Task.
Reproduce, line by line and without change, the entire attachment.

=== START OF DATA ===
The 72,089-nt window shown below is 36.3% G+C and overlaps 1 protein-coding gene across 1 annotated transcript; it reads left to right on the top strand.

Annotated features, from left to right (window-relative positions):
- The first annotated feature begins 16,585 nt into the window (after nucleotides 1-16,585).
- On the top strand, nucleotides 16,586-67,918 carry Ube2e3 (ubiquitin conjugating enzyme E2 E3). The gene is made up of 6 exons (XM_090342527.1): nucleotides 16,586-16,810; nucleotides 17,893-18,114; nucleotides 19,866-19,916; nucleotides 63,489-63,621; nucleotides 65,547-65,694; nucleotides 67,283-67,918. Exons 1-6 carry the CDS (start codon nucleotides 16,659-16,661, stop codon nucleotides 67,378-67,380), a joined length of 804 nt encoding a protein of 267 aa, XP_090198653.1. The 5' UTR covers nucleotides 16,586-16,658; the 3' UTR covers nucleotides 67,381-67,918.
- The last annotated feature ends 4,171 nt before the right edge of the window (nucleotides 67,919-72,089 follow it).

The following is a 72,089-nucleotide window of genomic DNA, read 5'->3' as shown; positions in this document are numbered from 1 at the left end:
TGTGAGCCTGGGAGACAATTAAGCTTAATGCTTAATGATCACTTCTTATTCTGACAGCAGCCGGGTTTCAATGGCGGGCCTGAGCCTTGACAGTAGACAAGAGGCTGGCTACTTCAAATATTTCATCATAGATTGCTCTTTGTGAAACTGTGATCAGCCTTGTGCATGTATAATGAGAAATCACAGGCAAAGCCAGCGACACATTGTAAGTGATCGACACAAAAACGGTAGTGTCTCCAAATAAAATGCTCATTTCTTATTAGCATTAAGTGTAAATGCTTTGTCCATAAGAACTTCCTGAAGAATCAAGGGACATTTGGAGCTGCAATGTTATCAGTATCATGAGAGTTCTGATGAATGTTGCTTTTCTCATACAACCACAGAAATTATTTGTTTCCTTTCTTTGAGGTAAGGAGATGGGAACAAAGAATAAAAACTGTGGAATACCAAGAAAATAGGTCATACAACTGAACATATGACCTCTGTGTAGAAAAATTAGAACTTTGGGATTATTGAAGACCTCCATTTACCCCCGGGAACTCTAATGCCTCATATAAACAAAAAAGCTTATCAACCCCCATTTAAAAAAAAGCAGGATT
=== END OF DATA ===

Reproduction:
The 72,089-nt window shown below is 36.3% G+C and overlaps 1 protein-coding gene across 1 annotated transcript; it reads left to right on the top strand.

Annotated features, from left to right (window-relative positions):
- The first annotated feature begins 16,585 nt into the window (after nucleotides 1-16,585).
- On the top strand, nucleotides 16,586-67,918 carry Ube2e3 (ubiquitin conjugating enzyme E2 E3). The gene is made up of 6 exons (XM_090342527.1): nucleotides 16,586-16,810; nucleotides 17,893-18,114; nucleotides 19,866-19,916; nucleotides 63,489-63,621; nucleotides 65,547-65,694; nucleotides 67,283-67,918. Exons 1-6 carry the CDS (start codon nucleotides 16,659-16,661, stop codon nucleotides 67,378-67,380), a joined length of 804 nt encoding a protein of 267 aa, XP_090198653.1. The 5' UTR covers nucleotides 16,586-16,658; the 3' UTR covers nucleotides 67,381-67,918.
- The last annotated feature ends 4,171 nt before the right edge of the window (nucleotides 67,919-72,089 follow it).

The following is a 72,089-nucleotide window of genomic DNA, read 5'->3' as shown; positions in this document are numbered from 1 at the left end:
TGTGAGCCTGGGAGACAATTAAGCTTAATGCTTAATGATCACTTCTTATTCTGACAGCAGCCGGGTTTCAATGGCGGGCCTGAGCCTTGACAGTAGACAAGAGGCTGGCTACTTCAAATATTTCATCATAGATTGCTCTTTGTGAAACTGTGATCAGCCTTGTGCATGTATAATGAGAAATCACAGGCAAAGCCAGCGACACATTGTAAGTGATCGACACAAAAACGGTAGTGTCTCCAAATAAAATGCTCATTTCTTATTAGCATTAAGTGTAAATGCTTTGTCCATAAGAACTTCCTGAAGAATCAAGGGACATTTGGAGCTGCAATGTTATCAGTATCATGAGAGTTCTGATGAATGTTGCTTTTCTCATACAACCACAGAAATTATTTGTTTCCTTTCTTTGAGGTAAGGAGATGGGAACAAAGAATAAAAACTGTGGAATACCAAGAAAATAGGTCATACAACTGAACATATGACCTCTGTGTAGAAAAATTAGAACTTTGGGATTATTGAAGACCTCCATTTACCCCCGGGAACTCTAATGCCTCATATAAACAAAAAAGCTTATCAACCCCCATTTAAAAAAAAGCAGGATT